Review: Designing a World that Works For All – Solutions & Strategies for Meeting the World’s Needs – 2005-2013 Labs

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Medard Gabel

5.0 out of 5 stars Co-Creator with Buckminster Fuller of the Analog World Game, The Gold Standard for Serious Games 4.0, September 4, 2014

Medard Gabel, co-creator with Buckminster Fuller of the analog World Game, and architect of the digital EarthGame(TM), is “root” for anyone who wishes to do holistic design, true cost economics, serious games, and open source information-sharing and sense-making. He is too little known, very modest, and does not get the deep attention that he merits.

I have participated in his design seminars, and am always thrilled at how well they work. Everyone starts out working on “their” problem, generally an issue in isolation, and around the middle of the week-long seminar, all the different teams experience the “aha” moment when they realize that they cannot succeed in isolation, that all the challenges need to be addresses by everyone working together.

For me Medard Gabel is the “gold standard” and none of the serious games, however well-intentioned they might be, can be helpful beyond their narrow niche for lack of the holistic understanding and the information-sharing and sense-making architecture that Medard provides for — mostly human, not technical at all. As Russell Ackoff likes to say, what is good for one part of the system might be very bad for all the other parts — Comprehensive architecture and prime design — all threats, all policies, all demographics — are essential to our moving past the toxic industrial era of reductionsim and separation that we have fostered these past two hundred years.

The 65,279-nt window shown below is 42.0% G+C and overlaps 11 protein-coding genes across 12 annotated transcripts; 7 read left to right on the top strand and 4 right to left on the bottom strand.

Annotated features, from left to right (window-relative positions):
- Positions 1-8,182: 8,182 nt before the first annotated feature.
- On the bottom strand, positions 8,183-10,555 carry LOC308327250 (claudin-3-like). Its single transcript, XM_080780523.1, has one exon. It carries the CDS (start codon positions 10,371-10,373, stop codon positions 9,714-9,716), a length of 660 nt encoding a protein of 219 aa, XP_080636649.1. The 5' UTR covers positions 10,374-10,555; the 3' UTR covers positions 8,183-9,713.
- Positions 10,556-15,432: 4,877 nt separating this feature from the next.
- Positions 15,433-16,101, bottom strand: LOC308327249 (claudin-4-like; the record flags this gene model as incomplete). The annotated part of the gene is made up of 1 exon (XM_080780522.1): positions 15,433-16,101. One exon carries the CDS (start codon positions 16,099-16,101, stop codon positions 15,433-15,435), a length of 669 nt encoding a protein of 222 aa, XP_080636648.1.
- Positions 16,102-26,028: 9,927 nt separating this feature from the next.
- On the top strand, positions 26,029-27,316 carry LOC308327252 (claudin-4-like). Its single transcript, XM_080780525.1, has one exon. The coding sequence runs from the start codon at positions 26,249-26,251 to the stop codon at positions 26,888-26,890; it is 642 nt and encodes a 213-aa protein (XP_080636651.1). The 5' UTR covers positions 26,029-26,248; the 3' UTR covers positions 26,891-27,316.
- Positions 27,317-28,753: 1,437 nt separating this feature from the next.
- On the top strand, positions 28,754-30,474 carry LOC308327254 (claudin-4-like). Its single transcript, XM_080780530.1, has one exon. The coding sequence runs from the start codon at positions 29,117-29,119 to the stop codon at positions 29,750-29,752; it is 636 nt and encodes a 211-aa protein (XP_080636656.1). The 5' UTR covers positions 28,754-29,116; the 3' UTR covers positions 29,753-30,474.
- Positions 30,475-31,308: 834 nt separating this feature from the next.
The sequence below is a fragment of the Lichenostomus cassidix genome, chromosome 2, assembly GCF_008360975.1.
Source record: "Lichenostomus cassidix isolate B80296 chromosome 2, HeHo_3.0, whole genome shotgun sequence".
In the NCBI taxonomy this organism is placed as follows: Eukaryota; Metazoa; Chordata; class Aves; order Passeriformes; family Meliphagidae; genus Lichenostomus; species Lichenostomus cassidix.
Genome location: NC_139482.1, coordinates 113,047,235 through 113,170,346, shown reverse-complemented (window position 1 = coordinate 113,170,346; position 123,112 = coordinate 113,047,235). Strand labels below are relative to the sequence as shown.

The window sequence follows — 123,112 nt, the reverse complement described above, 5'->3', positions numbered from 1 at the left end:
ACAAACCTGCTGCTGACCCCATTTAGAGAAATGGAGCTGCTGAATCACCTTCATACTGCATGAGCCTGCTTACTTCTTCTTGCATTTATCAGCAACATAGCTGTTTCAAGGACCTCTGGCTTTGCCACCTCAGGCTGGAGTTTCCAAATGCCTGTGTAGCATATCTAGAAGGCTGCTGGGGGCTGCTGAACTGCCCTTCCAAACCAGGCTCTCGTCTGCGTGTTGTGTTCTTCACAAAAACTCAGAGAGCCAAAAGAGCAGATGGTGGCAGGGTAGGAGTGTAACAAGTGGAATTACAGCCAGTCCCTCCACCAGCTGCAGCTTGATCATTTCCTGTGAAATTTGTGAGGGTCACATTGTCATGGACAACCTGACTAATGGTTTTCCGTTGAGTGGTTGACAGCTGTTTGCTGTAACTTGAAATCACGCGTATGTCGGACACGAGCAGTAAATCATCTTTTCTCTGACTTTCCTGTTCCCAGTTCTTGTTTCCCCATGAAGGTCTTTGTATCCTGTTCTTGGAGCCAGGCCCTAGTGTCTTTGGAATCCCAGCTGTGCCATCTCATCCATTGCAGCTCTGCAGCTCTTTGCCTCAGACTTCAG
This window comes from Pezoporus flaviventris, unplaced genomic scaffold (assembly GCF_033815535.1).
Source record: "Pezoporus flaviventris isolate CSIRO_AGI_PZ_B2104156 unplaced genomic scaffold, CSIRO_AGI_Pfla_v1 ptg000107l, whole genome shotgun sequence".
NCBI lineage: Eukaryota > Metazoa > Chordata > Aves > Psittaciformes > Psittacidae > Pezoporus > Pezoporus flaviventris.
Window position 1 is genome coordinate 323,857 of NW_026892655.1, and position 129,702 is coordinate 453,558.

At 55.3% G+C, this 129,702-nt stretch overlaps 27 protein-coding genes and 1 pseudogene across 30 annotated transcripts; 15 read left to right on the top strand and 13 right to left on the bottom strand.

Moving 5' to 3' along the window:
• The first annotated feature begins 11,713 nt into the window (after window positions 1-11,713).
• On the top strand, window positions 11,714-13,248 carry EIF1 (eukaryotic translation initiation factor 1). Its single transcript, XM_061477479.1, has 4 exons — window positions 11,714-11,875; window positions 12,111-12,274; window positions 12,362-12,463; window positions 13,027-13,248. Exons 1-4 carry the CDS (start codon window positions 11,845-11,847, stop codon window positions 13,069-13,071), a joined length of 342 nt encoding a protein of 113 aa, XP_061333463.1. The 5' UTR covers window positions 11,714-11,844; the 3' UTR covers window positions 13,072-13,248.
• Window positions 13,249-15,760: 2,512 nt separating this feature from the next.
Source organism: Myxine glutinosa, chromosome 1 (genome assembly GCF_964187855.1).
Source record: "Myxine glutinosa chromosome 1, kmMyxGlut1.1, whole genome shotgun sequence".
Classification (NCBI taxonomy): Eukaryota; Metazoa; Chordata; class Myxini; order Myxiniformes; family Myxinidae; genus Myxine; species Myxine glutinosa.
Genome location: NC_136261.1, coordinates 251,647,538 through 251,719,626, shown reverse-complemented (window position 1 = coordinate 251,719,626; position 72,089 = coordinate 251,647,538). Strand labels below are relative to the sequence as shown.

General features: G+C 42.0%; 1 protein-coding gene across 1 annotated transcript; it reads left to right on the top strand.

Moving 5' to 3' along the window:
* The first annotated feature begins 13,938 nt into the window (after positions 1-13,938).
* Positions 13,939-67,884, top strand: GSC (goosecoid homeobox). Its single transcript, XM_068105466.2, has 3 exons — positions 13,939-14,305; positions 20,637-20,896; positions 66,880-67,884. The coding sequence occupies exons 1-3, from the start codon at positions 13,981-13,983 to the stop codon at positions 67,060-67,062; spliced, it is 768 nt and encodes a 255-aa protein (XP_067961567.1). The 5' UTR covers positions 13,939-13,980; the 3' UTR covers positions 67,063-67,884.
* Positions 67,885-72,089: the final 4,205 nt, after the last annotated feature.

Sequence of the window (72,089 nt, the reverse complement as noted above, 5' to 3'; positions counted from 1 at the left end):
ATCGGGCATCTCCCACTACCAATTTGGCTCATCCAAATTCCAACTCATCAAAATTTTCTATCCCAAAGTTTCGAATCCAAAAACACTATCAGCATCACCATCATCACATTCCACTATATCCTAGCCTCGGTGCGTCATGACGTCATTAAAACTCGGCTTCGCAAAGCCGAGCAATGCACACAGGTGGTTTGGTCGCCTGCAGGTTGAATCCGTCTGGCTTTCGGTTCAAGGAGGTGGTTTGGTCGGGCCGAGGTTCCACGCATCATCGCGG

I rate this book, because it is a collection of the best of the best from past books, some of which I reviewed at the time, at six stars instead of five.

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Sep 4

Review (Guest): Beyond Mainstream Explanations of the Financial Crisis – Parasitic Finance Capital

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Ismael Hossein-azdeh

5.0 out of 5 stars Review of Hossein-zadeh, Ismael. 2014. Beyond Mainstream Explanations of the Financial Crisis: Parasitic Finance Capital., May 16, 2014